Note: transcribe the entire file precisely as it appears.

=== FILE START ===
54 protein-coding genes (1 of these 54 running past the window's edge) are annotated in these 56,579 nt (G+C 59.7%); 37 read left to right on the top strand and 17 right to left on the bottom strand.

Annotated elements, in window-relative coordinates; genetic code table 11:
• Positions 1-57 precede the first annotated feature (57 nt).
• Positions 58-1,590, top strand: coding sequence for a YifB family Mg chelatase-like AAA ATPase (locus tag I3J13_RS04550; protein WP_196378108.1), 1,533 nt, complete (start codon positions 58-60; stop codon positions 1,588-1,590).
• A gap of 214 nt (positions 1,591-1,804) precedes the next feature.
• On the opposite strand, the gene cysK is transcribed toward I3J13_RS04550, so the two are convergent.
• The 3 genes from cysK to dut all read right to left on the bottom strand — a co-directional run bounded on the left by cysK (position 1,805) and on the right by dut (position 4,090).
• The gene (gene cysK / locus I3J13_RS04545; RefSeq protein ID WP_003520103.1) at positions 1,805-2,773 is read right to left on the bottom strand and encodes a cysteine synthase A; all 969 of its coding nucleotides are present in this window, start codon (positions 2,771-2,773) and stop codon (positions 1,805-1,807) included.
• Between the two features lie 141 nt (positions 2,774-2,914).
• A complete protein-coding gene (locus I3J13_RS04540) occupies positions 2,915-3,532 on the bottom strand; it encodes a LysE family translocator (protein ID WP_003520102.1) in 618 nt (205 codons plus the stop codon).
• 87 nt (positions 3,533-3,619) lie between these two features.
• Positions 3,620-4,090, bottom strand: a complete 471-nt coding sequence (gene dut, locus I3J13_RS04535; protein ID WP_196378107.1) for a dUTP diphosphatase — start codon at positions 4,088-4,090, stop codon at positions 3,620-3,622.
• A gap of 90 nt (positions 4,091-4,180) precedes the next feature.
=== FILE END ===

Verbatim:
54 protein-coding genes (1 of these 54 running past the window's edge) are annotated in these 56,579 nt (G+C 59.7%); 37 read left to right on the top strand and 17 right to left on the bottom strand.

Annotated elements, in window-relative coordinates; genetic code table 11:
• Positions 1-57 precede the first annotated feature (57 nt).
• Positions 58-1,590, top strand: coding sequence for a YifB family Mg chelatase-like AAA ATPase (locus tag I3J13_RS04550; protein WP_196378108.1), 1,533 nt, complete (start codon positions 58-60; stop codon positions 1,588-1,590).
• A gap of 214 nt (positions 1,591-1,804) precedes the next feature.
• On the opposite strand, the gene cysK is transcribed toward I3J13_RS04550, so the two are convergent.
• The 3 genes from cysK to dut all read right to left on the bottom strand — a co-directional run bounded on the left by cysK (position 1,805) and on the right by dut (position 4,090).
• The gene (gene cysK / locus I3J13_RS04545; RefSeq protein ID WP_003520103.1) at positions 1,805-2,773 is read right to left on the bottom strand and encodes a cysteine synthase A; all 969 of its coding nucleotides are present in this window, start codon (positions 2,771-2,773) and stop codon (positions 1,805-1,807) included.
• Between the two features lie 141 nt (positions 2,774-2,914).
• A complete protein-coding gene (locus I3J13_RS04540) occupies positions 2,915-3,532 on the bottom strand; it encodes a LysE family translocator (protein ID WP_003520102.1) in 618 nt (205 codons plus the stop codon).
• 87 nt (positions 3,533-3,619) lie between these two features.
• Positions 3,620-4,090, bottom strand: a complete 471-nt coding sequence (gene dut, locus I3J13_RS04535; protein ID WP_196378107.1) for a dUTP diphosphatase — start codon at positions 4,088-4,090, stop codon at positions 3,620-3,622.
• A gap of 90 nt (positions 4,091-4,180) precedes the next feature.